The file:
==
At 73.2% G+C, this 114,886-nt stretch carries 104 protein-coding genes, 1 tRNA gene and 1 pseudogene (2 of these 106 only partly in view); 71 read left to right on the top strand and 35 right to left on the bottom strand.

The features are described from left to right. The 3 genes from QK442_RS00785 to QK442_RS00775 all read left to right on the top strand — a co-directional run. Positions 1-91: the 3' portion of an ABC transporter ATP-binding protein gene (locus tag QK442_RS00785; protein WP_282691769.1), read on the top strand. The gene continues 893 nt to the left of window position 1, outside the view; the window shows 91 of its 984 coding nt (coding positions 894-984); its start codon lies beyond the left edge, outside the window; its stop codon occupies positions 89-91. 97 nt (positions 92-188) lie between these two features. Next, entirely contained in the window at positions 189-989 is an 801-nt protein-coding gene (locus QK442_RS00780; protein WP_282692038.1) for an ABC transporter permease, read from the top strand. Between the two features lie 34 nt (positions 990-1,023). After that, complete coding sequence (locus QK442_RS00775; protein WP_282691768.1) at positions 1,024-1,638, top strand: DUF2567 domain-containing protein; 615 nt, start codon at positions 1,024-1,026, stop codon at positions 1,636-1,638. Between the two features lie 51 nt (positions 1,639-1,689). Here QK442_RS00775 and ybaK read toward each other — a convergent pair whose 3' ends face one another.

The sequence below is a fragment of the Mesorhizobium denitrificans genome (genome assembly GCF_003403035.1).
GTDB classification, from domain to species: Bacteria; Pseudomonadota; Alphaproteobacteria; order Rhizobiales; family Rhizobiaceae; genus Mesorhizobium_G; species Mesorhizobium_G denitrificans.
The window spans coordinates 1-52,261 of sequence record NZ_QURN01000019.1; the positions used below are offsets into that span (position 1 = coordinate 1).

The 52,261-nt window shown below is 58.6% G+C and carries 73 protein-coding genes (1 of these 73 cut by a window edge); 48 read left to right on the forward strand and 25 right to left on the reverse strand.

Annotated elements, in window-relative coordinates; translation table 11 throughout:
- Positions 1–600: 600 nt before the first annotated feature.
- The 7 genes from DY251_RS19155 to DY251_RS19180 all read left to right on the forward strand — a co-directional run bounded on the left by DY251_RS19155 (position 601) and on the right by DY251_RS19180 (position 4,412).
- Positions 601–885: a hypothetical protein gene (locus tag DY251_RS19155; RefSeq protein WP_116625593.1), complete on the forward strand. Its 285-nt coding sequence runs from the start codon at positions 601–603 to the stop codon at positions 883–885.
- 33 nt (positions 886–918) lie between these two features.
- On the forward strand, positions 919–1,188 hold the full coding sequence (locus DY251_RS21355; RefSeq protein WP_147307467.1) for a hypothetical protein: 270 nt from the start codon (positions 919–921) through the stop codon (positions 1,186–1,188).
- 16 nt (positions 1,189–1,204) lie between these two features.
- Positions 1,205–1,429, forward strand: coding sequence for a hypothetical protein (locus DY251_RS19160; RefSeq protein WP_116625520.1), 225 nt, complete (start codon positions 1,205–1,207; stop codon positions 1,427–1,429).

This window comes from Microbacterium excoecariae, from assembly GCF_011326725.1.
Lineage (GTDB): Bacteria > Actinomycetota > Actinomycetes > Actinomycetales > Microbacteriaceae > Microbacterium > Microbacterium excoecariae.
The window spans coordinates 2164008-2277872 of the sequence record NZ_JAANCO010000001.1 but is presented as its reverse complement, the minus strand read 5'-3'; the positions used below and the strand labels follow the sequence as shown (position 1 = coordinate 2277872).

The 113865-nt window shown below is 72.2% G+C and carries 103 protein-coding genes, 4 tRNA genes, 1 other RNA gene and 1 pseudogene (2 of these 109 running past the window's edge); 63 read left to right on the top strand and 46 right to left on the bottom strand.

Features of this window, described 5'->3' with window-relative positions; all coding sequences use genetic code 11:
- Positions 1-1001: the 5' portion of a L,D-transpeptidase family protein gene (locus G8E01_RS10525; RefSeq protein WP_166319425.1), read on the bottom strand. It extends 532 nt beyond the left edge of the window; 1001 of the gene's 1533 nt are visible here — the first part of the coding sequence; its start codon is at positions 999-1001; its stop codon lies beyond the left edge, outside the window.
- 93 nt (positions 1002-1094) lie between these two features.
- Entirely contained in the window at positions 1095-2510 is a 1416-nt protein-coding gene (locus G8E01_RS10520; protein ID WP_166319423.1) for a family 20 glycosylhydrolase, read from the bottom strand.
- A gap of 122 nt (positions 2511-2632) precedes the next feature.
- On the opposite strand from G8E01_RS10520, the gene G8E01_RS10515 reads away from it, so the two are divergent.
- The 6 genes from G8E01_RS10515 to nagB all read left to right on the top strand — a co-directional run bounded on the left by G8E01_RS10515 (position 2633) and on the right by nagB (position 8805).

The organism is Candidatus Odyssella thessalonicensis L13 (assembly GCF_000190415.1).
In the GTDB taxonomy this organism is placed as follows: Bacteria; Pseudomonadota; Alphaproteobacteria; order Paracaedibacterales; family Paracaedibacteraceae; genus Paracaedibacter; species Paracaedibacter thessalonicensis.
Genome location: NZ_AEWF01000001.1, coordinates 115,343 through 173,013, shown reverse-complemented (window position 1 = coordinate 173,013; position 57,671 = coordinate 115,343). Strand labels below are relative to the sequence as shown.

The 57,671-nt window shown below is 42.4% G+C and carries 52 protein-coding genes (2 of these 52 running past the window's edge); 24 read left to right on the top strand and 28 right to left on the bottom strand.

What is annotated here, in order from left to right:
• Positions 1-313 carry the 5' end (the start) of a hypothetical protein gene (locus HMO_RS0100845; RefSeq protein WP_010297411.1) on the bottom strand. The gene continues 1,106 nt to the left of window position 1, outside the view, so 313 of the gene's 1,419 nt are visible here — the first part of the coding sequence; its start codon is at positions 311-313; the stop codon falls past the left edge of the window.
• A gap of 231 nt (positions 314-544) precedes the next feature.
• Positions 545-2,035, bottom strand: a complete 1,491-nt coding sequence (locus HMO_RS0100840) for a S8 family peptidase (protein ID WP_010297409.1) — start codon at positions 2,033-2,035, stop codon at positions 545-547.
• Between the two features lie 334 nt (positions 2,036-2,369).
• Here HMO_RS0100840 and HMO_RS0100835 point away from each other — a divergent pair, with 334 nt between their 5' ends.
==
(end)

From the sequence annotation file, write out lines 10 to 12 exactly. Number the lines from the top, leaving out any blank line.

- Positions 601–885: a hypothetical protein gene (locus tag DY251_RS19155; RefSeq protein WP_116625593.1), complete on the forward strand. Its 285-nt coding sequence runs from the start codon at positions 601–603 to the stop codon at positions 883–885.
- 33 nt (positions 886–918) lie between these two features.
- On the forward strand, positions 919–1,188 hold the full coding sequence (locus DY251_RS21355; RefSeq protein WP_147307467.1) for a hypothetical protein: 270 nt from the start codon (positions 919–921) through the stop codon (positions 1,186–1,188).